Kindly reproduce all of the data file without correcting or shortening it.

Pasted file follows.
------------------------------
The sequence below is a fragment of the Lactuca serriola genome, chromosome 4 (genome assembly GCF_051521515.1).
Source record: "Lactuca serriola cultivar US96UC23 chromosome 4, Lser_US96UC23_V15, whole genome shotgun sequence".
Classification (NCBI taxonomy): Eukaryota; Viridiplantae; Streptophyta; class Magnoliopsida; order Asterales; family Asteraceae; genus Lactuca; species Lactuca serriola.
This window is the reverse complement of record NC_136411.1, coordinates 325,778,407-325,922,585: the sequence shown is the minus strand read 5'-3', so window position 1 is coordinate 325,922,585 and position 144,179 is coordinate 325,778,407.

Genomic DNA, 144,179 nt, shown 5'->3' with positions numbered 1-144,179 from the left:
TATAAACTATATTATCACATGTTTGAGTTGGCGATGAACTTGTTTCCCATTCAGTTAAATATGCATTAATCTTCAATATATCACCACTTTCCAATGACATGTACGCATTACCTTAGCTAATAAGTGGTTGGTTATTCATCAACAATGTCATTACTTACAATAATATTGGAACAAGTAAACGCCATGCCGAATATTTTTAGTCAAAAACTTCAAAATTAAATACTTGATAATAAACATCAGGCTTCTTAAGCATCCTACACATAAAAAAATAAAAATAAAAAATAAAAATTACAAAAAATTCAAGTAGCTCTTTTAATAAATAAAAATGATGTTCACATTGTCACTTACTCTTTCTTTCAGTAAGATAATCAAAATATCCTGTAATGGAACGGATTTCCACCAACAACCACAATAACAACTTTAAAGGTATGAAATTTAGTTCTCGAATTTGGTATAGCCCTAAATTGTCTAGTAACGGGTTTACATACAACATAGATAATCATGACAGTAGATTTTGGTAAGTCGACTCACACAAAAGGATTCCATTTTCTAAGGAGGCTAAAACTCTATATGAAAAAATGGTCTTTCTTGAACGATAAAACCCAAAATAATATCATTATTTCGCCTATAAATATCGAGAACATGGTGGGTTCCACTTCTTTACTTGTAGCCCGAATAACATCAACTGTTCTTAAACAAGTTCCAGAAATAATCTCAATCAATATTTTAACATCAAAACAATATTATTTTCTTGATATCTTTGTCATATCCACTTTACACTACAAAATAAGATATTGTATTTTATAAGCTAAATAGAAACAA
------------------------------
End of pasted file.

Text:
The sequence below is a fragment of the Lactuca serriola genome, chromosome 4 (genome assembly GCF_051521515.1).
Source record: "Lactuca serriola cultivar US96UC23 chromosome 4, Lser_US96UC23_V15, whole genome shotgun sequence".
Classification (NCBI taxonomy): Eukaryota; Viridiplantae; Streptophyta; class Magnoliopsida; order Asterales; family Asteraceae; genus Lactuca; species Lactuca serriola.
This window is the reverse complement of record NC_136411.1, coordinates 325,778,407-325,922,585: the sequence shown is the minus strand read 5'-3', so window position 1 is coordinate 325,922,585 and position 144,179 is coordinate 325,778,407.

Genomic DNA, 144,179 nt, shown 5'->3' with positions numbered 1-144,179 from the left:
TATAAACTATATTATCACATGTTTGAGTTGGCGATGAACTTGTTTCCCATTCAGTTAAATATGCATTAATCTTCAATATATCACCACTTTCCAATGACATGTACGCATTACCTTAGCTAATAAGTGGTTGGTTATTCATCAACAATGTCATTACTTACAATAATATTGGAACAAGTAAACGCCATGCCGAATATTTTTAGTCAAAAACTTCAAAATTAAATACTTGATAATAAACATCAGGCTTCTTAAGCATCCTACACATAAAAAAATAAAAATAAAAAATAAAAATTACAAAAAATTCAAGTAGCTCTTTTAATAAATAAAAATGATGTTCACATTGTCACTTACTCTTTCTTTCAGTAAGATAATCAAAATATCCTGTAATGGAACGGATTTCCACCAACAACCACAATAACAACTTTAAAGGTATGAAATTTAGTTCTCGAATTTGGTATAGCCCTAAATTGTCTAGTAACGGGTTTACATACAACATAGATAATCATGACAGTAGATTTTGGTAAGTCGACTCACACAAAAGGATTCCATTTTCTAAGGAGGCTAAAACTCTATATGAAAAAATGGTCTTTCTTGAACGATAAAACCCAAAATAATATCATTATTTCGCCTATAAATATCGAGAACATGGTGGGTTCCACTTCTTTACTTGTAGCCCGAATAACATCAACTGTTCTTAAACAAGTTCCAGAAATAATCTCAATCAATATTTTAACATCAAAACAATATTATTTTCTTGATATCTTTGTCATATCCACTTTACACTACAAAATAAGATATTGTATTTTATAAGCTAAATAGAAACAA